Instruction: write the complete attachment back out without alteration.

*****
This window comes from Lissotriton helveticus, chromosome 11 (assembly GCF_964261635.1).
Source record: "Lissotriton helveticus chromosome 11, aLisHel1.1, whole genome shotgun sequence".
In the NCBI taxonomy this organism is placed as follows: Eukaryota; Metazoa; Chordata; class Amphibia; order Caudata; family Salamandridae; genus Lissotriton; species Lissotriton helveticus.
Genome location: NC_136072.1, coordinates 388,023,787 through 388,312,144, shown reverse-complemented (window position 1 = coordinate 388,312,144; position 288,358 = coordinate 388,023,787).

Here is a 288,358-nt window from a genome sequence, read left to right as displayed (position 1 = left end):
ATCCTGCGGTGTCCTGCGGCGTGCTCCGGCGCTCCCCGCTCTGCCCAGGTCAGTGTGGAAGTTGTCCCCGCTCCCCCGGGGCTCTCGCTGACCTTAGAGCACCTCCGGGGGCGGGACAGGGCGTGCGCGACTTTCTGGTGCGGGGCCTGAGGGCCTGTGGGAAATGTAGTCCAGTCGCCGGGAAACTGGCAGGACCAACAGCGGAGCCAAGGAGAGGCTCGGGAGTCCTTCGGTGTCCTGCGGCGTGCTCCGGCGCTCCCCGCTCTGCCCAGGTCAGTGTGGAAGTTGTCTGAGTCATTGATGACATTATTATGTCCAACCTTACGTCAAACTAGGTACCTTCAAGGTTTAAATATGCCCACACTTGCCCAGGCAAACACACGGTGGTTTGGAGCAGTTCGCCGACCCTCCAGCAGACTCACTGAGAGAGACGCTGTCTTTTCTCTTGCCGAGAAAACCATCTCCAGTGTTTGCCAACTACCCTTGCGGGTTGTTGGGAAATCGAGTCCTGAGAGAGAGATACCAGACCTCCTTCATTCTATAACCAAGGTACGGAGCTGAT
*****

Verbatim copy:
This window comes from Lissotriton helveticus, chromosome 11 (assembly GCF_964261635.1).
Source record: "Lissotriton helveticus chromosome 11, aLisHel1.1, whole genome shotgun sequence".
In the NCBI taxonomy this organism is placed as follows: Eukaryota; Metazoa; Chordata; class Amphibia; order Caudata; family Salamandridae; genus Lissotriton; species Lissotriton helveticus.
Genome location: NC_136072.1, coordinates 388,023,787 through 388,312,144, shown reverse-complemented (window position 1 = coordinate 388,312,144; position 288,358 = coordinate 388,023,787).

Here is a 288,358-nt window from a genome sequence, read left to right as displayed (position 1 = left end):
ATCCTGCGGTGTCCTGCGGCGTGCTCCGGCGCTCCCCGCTCTGCCCAGGTCAGTGTGGAAGTTGTCCCCGCTCCCCCGGGGCTCTCGCTGACCTTAGAGCACCTCCGGGGGCGGGACAGGGCGTGCGCGACTTTCTGGTGCGGGGCCTGAGGGCCTGTGGGAAATGTAGTCCAGTCGCCGGGAAACTGGCAGGACCAACAGCGGAGCCAAGGAGAGGCTCGGGAGTCCTTCGGTGTCCTGCGGCGTGCTCCGGCGCTCCCCGCTCTGCCCAGGTCAGTGTGGAAGTTGTCTGAGTCATTGATGACATTATTATGTCCAACCTTACGTCAAACTAGGTACCTTCAAGGTTTAAATATGCCCACACTTGCCCAGGCAAACACACGGTGGTTTGGAGCAGTTCGCCGACCCTCCAGCAGACTCACTGAGAGAGACGCTGTCTTTTCTCTTGCCGAGAAAACCATCTCCAGTGTTTGCCAACTACCCTTGCGGGTTGTTGGGAAATCGAGTCCTGAGAGAGAGATACCAGACCTCCTTCATTCTATAACCAAGGTACGGAGCTGAT